[USA] San Francisco seafood purveyor TwoXSea, which supplies sustainable seafood to restaurants and markets around the Bay Area, just settled on the location of its first new location, in NW Portland.
Last week owner Kenny Belov signed a lease on a warehouse space near the Pearl District. After a quick build-out, he hopes to be supplying Portland restaurants with seafood by early August, and then open a retail store in the same location.
“We’re going to work with a lot of Oregon fishermen from Southwest Oregon up the coast,” says Belov, who plans to process all the fish on site. “We will probably bring in some product out of California depending on what seasons are open in California and closed in Oregon and vice-versa.”
Belov, who also owns Fish restaurant in Sausalito, originally wanted to open a combination wholesale business/retail store and restaurant, but the 2,500 square-foot-space is owned by the owner of Industrial Cafe, a restaurant across the street, so he’s put that idea on hold. TwoXSea’s Lauren Vannatter, formerly a sous chef at Piccino and Range, will be relocating to Portland to oversee the new business.
To start, they plan to work with the Portland restaurant group that includes Ava Gene’s, Woodsman Tavern and Roman Candle Bakery.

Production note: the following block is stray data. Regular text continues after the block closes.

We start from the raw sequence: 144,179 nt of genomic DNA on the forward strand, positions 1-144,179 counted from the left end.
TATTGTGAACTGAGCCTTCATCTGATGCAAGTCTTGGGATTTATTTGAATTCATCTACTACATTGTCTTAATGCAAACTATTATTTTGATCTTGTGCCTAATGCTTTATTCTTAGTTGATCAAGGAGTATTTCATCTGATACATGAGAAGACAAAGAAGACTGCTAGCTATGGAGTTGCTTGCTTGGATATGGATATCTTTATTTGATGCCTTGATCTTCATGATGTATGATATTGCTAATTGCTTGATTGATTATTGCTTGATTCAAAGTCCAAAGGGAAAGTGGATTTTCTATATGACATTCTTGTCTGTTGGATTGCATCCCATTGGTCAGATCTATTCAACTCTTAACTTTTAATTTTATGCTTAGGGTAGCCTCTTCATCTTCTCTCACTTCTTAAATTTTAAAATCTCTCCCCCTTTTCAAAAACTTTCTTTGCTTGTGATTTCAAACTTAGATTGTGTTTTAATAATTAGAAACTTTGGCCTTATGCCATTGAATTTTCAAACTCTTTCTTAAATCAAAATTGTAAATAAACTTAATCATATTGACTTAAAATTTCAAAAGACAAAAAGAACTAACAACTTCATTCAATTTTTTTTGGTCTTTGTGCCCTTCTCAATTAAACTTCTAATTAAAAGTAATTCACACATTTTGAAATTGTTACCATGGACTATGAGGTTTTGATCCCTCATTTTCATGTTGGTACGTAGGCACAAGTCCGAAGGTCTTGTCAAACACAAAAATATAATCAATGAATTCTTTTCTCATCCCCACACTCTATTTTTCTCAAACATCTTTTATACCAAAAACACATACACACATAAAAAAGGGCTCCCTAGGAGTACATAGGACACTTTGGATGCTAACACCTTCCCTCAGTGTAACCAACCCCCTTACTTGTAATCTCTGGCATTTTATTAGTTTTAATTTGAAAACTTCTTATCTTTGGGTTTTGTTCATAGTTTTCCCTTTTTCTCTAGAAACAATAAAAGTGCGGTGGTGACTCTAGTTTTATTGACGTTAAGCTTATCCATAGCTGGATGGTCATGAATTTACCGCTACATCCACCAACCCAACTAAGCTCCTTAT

In addition to Oregon fisherman, TwoXSea has established ties with a trout farm in southeast Oregon, named Desert Springs, which is using the same vegetarian feed Belov uses at his California sustainable trout farm, McFarland Springs. For the past year, Belov has been working with Desert Springs in order to offer that product in Portland.
Belov has also been working on another new experiment he’s going to try out on Bay Area chefs. In August, he’ll have 1,800 pounds of vegetarian-fed tilapia — given the same red algae-based feed that gives his trout its salmon-pink tint — to offer chefs as a sample.
“If you feed a tilapia a diet high in algae, you improve its nutritional value. Also, normally it has that kind of golden color because of all the corn it’s fed. If you use red algae like we do, you get a blush hue and get some of the benefits,” says Belov.
He’d love to prove, just like with the trout, that you can use vegetarian feed to make a high-quality farmed fish, rather than rely on feed that requires harvesting lots of small forage fish to grow more fish.
But he acknowledges it may be a tough sell for chefs and consumers used to cheap tilapia imported from Asia: “Are these chefs throughout the Bay Area going to be willing to put amazing tilapia on the menu, or is that just silly?”
Photo: McFarland Springs Trout from TwoXSea. Photo: Liz Hafalia/The Chronicle
View original article at: Experiment on vegetarian-fed fish